Marc Lamont Hill Won't Let Dallas Detour His Principled Critique of State Violence

"I would argue any good revolutionary movement or radical movement or progressive movement is driven by humanistic principles."

CNN's Marc Lamont Hill isn't going to let a little thing like Dallas get in the way of his agenda, and he said so Friday morning on Democracy Now!

The morning after five police officers were assassinated during a Black Lives Matter protest in Dallas, Hill was already moving on and steering the narrative back to what's really important in his eyes.

"All of this is a profound tragedy and we should respond to it as a profound tragedy," he said. "But what we can’t do, at the same time, is conflate two very different things."

"On the one hand, there are five officers who died, six more who are in critical condition. We pray for all of them. I pray for their families. I want them to be okay," Hill added.
 
 "But," and here is where Hill's true character shines, "I cannot allow that to detour me from a principled critique of state violence, because far more people have died at the hands of law enforcement this year than died as law enforcement officers."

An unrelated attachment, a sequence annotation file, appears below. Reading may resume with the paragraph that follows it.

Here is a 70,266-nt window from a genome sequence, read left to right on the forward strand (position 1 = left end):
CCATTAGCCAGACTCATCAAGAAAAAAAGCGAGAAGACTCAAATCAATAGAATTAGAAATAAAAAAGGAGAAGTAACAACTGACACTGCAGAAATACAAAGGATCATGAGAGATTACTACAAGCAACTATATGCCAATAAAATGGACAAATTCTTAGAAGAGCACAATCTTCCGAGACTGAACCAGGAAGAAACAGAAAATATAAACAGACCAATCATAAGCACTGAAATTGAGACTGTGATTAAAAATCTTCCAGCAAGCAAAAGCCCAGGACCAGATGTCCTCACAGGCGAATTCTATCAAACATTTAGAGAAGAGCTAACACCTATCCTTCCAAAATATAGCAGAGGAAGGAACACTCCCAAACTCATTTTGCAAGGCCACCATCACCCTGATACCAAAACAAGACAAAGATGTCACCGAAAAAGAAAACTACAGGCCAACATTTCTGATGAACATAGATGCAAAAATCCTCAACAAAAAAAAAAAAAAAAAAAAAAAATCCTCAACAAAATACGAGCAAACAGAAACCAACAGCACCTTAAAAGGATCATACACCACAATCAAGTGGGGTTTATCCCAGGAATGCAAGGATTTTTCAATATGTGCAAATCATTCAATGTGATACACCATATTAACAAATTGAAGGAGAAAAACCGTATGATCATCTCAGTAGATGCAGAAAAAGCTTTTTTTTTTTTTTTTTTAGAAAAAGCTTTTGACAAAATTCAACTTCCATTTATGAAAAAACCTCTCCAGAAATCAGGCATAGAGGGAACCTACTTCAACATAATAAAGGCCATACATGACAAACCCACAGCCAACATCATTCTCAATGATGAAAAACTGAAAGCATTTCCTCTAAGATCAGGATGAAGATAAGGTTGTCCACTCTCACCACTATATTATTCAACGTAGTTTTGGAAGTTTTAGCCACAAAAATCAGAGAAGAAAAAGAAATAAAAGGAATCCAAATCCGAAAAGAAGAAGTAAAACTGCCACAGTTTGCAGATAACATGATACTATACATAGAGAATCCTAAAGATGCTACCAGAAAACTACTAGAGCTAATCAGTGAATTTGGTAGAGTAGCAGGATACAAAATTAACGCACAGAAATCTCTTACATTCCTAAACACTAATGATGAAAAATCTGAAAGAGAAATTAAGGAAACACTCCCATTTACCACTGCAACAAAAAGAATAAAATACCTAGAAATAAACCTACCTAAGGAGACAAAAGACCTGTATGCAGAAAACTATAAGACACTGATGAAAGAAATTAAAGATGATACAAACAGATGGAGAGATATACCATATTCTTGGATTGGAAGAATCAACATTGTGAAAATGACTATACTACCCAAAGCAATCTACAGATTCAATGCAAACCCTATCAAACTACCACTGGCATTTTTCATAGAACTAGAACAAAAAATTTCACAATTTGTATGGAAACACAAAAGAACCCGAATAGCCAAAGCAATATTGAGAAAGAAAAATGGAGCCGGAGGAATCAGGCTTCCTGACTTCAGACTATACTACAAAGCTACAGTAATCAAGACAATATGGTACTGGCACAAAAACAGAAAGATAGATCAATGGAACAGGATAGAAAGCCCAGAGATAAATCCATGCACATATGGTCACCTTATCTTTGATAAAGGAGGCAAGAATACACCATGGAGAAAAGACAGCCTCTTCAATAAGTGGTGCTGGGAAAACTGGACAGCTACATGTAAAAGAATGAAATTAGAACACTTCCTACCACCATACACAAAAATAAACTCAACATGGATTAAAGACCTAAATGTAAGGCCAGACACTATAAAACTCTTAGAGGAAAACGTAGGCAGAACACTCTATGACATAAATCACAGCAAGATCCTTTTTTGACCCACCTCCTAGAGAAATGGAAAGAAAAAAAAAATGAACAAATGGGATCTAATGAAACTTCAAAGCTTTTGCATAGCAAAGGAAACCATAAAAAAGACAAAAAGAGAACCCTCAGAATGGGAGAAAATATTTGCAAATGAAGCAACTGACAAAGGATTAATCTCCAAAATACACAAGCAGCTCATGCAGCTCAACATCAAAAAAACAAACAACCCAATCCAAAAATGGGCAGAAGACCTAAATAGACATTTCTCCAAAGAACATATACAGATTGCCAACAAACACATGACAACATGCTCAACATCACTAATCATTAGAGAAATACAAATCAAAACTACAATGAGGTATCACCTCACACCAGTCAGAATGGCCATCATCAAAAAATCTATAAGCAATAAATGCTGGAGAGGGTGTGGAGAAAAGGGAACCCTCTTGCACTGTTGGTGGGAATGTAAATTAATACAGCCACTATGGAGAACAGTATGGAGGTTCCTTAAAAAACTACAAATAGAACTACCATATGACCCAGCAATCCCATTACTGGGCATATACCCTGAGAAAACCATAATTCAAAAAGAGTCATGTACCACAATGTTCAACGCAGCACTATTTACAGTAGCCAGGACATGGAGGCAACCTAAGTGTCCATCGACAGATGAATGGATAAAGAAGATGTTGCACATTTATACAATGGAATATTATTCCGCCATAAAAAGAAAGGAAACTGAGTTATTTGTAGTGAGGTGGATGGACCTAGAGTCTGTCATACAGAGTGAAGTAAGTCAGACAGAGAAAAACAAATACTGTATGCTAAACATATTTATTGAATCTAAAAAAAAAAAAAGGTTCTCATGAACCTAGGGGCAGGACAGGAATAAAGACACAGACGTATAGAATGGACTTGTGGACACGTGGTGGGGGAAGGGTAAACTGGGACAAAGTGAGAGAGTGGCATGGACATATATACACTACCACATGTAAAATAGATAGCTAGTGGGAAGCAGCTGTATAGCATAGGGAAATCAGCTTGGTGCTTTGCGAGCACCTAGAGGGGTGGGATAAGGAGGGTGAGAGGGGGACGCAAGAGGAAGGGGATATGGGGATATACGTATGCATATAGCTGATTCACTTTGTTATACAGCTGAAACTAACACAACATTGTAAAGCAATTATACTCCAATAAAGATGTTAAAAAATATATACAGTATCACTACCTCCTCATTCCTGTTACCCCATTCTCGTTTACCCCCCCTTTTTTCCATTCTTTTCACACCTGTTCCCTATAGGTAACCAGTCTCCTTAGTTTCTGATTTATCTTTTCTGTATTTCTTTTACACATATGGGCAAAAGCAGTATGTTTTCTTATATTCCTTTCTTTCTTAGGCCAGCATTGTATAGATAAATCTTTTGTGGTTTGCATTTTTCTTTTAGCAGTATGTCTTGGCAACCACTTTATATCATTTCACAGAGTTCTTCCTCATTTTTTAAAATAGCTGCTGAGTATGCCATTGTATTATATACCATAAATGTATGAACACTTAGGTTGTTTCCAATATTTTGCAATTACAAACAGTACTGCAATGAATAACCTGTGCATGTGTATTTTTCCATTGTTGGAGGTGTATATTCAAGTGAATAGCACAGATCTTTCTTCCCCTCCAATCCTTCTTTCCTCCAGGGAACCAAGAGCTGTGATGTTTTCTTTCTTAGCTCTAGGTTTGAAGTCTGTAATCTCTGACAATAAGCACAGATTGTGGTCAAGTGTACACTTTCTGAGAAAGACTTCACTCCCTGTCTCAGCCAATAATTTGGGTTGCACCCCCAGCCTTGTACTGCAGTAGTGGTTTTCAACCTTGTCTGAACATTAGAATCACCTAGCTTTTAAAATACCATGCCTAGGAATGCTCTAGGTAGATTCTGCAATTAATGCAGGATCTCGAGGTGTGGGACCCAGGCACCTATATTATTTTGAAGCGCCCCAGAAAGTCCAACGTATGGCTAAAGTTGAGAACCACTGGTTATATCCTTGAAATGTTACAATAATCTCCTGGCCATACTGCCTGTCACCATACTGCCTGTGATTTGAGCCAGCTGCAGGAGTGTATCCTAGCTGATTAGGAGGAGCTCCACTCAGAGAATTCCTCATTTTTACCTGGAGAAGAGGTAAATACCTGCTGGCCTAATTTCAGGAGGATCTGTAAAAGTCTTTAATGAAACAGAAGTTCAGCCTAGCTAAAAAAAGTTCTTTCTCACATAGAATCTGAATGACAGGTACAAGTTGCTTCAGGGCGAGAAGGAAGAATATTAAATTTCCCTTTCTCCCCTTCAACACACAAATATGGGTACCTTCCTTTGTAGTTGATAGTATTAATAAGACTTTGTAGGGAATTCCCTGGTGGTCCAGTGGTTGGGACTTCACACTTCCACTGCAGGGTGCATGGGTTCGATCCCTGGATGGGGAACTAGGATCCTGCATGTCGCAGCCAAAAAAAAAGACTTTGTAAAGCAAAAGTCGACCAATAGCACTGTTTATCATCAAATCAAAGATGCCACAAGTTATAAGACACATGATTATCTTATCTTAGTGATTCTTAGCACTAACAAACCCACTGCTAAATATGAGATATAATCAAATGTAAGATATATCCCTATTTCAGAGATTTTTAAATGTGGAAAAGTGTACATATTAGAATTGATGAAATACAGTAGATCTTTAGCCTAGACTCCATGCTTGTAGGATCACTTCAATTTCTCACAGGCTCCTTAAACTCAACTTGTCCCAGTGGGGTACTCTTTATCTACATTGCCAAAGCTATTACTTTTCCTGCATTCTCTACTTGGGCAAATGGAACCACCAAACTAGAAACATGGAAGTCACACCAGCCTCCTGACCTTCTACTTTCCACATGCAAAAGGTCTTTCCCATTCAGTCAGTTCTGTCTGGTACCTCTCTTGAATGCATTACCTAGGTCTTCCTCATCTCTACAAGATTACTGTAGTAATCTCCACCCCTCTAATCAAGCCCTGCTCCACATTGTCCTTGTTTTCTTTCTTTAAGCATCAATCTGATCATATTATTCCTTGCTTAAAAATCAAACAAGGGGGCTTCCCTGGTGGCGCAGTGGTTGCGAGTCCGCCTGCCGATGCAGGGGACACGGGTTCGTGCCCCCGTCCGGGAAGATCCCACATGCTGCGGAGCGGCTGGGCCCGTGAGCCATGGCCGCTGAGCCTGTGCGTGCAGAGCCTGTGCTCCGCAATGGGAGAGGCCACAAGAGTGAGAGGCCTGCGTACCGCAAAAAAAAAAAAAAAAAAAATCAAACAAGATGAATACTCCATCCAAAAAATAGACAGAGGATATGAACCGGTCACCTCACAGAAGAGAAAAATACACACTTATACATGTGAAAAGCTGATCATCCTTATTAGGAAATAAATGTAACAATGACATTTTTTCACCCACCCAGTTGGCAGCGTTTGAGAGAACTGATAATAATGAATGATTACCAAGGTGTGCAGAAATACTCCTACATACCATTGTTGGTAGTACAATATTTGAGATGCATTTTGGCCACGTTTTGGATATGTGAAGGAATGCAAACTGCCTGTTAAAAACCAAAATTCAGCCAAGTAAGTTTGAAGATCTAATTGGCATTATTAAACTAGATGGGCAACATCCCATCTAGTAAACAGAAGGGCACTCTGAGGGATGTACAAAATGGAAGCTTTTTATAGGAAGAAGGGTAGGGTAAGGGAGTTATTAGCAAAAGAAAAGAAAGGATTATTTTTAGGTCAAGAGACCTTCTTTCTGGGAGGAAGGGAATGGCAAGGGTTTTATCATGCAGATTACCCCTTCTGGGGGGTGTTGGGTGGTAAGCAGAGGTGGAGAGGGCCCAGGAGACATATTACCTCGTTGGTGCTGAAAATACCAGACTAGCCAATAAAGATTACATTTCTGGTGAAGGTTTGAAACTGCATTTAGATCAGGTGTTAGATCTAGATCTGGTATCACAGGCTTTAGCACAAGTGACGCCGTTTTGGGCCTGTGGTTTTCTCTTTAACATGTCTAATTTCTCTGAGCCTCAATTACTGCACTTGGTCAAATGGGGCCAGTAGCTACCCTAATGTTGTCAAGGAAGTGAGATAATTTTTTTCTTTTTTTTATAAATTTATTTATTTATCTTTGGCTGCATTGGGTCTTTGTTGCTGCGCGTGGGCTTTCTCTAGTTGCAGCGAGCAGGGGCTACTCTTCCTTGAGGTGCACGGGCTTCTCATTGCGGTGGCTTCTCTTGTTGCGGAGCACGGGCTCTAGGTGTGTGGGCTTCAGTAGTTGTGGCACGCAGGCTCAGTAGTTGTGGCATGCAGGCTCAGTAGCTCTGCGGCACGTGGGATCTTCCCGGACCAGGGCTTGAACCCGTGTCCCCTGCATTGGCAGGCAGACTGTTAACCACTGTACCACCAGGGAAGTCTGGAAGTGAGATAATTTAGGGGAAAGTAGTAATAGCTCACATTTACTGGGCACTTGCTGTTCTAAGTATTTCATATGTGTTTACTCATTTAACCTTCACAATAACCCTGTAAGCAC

With that statement, the CNN anchor ensured he was not attempting to have "an oppression derby" but the fact that white cops were targeted by sniper fire during a peaceful protest for a group he wholeheartedly supports, that "can't stop us from doing the work we need to do in fighting for justice against state violence."

Race, Hill said, is an integral part of this discussion when it comes to how the black communities struggle to battle the state, much in the same way Palestinians struggle against the "occupying" forces of Israelis:

"One is in a position of power, one is an occupying force, one is not. The same with law enforcement in our communities. One is an occupying force and one is not. So, we have to look at that as well. And so, what — and I also want to be careful that we don’t link what happened last night to the Black Lives Matter movement, or the anti-state violence movement — resistance movement, because — and, and I know you’re not doing that, but that, that has been the instant, kind of, easy media narrative, and it becomes a sort of straw man. And that’s very dangerous."

Watch video below. Hill's statements begin at 22:20:

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